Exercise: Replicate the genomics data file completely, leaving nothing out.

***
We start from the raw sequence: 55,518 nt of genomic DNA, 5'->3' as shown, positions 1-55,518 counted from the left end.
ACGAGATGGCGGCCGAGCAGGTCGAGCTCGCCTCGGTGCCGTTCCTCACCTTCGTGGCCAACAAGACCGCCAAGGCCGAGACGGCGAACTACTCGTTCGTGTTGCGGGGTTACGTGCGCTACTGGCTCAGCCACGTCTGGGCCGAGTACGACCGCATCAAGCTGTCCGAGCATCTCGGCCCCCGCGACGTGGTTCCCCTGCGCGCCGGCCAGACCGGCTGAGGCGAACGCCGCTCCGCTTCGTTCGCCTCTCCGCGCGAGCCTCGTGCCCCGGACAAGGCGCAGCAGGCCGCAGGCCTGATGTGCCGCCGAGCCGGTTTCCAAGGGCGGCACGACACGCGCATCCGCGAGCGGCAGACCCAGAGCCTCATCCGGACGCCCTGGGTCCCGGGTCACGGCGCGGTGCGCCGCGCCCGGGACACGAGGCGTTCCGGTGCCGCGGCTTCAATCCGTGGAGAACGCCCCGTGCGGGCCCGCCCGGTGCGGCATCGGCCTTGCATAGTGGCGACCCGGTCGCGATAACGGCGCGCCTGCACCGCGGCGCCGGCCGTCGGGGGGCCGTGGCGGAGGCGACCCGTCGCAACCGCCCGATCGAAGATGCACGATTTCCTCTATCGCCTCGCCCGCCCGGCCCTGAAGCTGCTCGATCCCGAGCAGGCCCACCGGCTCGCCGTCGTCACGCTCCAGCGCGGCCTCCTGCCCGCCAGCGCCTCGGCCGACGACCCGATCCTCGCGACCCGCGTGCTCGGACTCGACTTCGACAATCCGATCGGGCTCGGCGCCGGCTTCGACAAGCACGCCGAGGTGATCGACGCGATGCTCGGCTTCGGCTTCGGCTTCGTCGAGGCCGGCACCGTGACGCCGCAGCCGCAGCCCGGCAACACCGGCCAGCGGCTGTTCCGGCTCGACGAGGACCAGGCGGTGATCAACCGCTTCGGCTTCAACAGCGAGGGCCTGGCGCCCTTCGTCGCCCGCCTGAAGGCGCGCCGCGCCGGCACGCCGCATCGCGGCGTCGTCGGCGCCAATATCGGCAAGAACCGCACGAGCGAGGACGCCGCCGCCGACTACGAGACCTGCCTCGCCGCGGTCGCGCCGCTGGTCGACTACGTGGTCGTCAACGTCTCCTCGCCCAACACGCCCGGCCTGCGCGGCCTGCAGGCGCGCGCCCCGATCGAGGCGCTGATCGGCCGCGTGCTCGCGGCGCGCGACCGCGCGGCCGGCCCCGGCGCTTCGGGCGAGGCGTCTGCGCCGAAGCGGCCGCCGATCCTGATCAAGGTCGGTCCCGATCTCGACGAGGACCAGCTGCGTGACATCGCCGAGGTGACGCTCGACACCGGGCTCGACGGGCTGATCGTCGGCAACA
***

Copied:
We start from the raw sequence: 55,518 nt of genomic DNA, 5'->3' as shown, positions 1-55,518 counted from the left end.
ACGAGATGGCGGCCGAGCAGGTCGAGCTCGCCTCGGTGCCGTTCCTCACCTTCGTGGCCAACAAGACCGCCAAGGCCGAGACGGCGAACTACTCGTTCGTGTTGCGGGGTTACGTGCGCTACTGGCTCAGCCACGTCTGGGCCGAGTACGACCGCATCAAGCTGTCCGAGCATCTCGGCCCCCGCGACGTGGTTCCCCTGCGCGCCGGCCAGACCGGCTGAGGCGAACGCCGCTCCGCTTCGTTCGCCTCTCCGCGCGAGCCTCGTGCCCCGGACAAGGCGCAGCAGGCCGCAGGCCTGATGTGCCGCCGAGCCGGTTTCCAAGGGCGGCACGACACGCGCATCCGCGAGCGGCAGACCCAGAGCCTCATCCGGACGCCCTGGGTCCCGGGTCACGGCGCGGTGCGCCGCGCCCGGGACACGAGGCGTTCCGGTGCCGCGGCTTCAATCCGTGGAGAACGCCCCGTGCGGGCCCGCCCGGTGCGGCATCGGCCTTGCATAGTGGCGACCCGGTCGCGATAACGGCGCGCCTGCACCGCGGCGCCGGCCGTCGGGGGGCCGTGGCGGAGGCGACCCGTCGCAACCGCCCGATCGAAGATGCACGATTTCCTCTATCGCCTCGCCCGCCCGGCCCTGAAGCTGCTCGATCCCGAGCAGGCCCACCGGCTCGCCGTCGTCACGCTCCAGCGCGGCCTCCTGCCCGCCAGCGCCTCGGCCGACGACCCGATCCTCGCGACCCGCGTGCTCGGACTCGACTTCGACAATCCGATCGGGCTCGGCGCCGGCTTCGACAAGCACGCCGAGGTGATCGACGCGATGCTCGGCTTCGGCTTCGGCTTCGTCGAGGCCGGCACCGTGACGCCGCAGCCGCAGCCCGGCAACACCGGCCAGCGGCTGTTCCGGCTCGACGAGGACCAGGCGGTGATCAACCGCTTCGGCTTCAACAGCGAGGGCCTGGCGCCCTTCGTCGCCCGCCTGAAGGCGCGCCGCGCCGGCACGCCGCATCGCGGCGTCGTCGGCGCCAATATCGGCAAGAACCGCACGAGCGAGGACGCCGCCGCCGACTACGAGACCTGCCTCGCCGCGGTCGCGCCGCTGGTCGACTACGTGGTCGTCAACGTCTCCTCGCCCAACACGCCCGGCCTGCGCGGCCTGCAGGCGCGCGCCCCGATCGAGGCGCTGATCGGCCGCGTGCTCGCGGCGCGCGACCGCGCGGCCGGCCCCGGCGCTTCGGGCGAGGCGTCTGCGCCGAAGCGGCCGCCGATCCTGATCAAGGTCGGTCCCGATCTCGACGAGGACCAGCTGCGTGACATCGCCGAGGTGACGCTCGACACCGGGCTCGACGGGCTGATCGTCGGCAACA